If you want a healthy heart, eat tofu daily as eating food that contains higher amounts of isoflavones is linked to a moderately lower risk of heart disease.

Isoflavones are a type of polyphenol found in legumes, including soybeans, chickpeas, fava beans, pistachios, peanuts and other fruits and nuts.

Soybeans are the richest source of isoflavones, and soy foods and ingredients contain varying concentrations of isoflavones.

After eliminating a number of other factors known to increase heart risk, the researchers found that consuming tofu, which is high in isoflavones, more than once a week was associated with an 18 per cent lower risk of heart disease, compared to a 12 per cent lower risk for those who ate tofu less than once a month.

Tofu
Tofu Wikimedia Commons

Analysis of data from 200,000 people

Published in the journal Circulation, the study from Harvard Medical School and Brigham and Women's Hospital analysed data from more than 200,000 people who participated in three prospective health and nutrition studies; all participants were free of cancer and heart disease when the studies began.

The favourable association with eating tofu regularly was found primarily in young women before menopause or postmenopausal women who were not taking hormones.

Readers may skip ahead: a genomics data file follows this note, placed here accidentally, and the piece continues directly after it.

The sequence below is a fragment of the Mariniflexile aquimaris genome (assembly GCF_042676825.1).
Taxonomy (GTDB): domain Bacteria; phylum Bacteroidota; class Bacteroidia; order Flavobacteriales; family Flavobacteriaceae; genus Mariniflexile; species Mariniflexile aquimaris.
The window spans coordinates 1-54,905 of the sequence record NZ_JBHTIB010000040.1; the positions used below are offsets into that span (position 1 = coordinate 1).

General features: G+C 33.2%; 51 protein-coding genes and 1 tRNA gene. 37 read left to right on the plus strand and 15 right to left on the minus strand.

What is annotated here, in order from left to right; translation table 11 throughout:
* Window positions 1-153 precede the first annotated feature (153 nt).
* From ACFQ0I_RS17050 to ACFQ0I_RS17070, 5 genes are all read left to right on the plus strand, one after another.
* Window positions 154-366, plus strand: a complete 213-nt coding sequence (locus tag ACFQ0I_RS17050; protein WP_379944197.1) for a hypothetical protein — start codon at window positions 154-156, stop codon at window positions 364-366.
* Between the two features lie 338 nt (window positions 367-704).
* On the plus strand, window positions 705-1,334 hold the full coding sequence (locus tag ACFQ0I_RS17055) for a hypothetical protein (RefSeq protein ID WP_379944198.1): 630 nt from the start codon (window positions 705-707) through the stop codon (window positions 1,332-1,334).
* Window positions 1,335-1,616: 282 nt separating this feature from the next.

"Despite these findings, I don't think tofu is by any means a magic bullet. Overall diet quality is still critical to consider, and tofu can be a very healthy component," said study lead author Qi Sun from Harvard University.

Soymilk, on the other hand, tends to be highly processed and is often sweetened with sugar.

The study found no significant association between soymilk consumption and lower heart disease risk.

"Other human trials and animal studies of isoflavones, tofu and cardiovascular risk markers have also indicated positive effects, so people with an elevated risk of developing heart disease should evaluate their diets," Sun said.

"Tofu and other isoflavone-rich, plant-based foods are excellent protein sources and alternatives to animal proteins," he added.

For the study, researchers analysed health data of more than 74,000 women from the Nurses' Health Study (NHS).

The researchers emphasized that the study should be interpreted with caution because their observations found a relationship but did not prove causality.

Many other factors can influence the development of heart disease, including physical exercise, family history and a person's lifestyle habits, they added.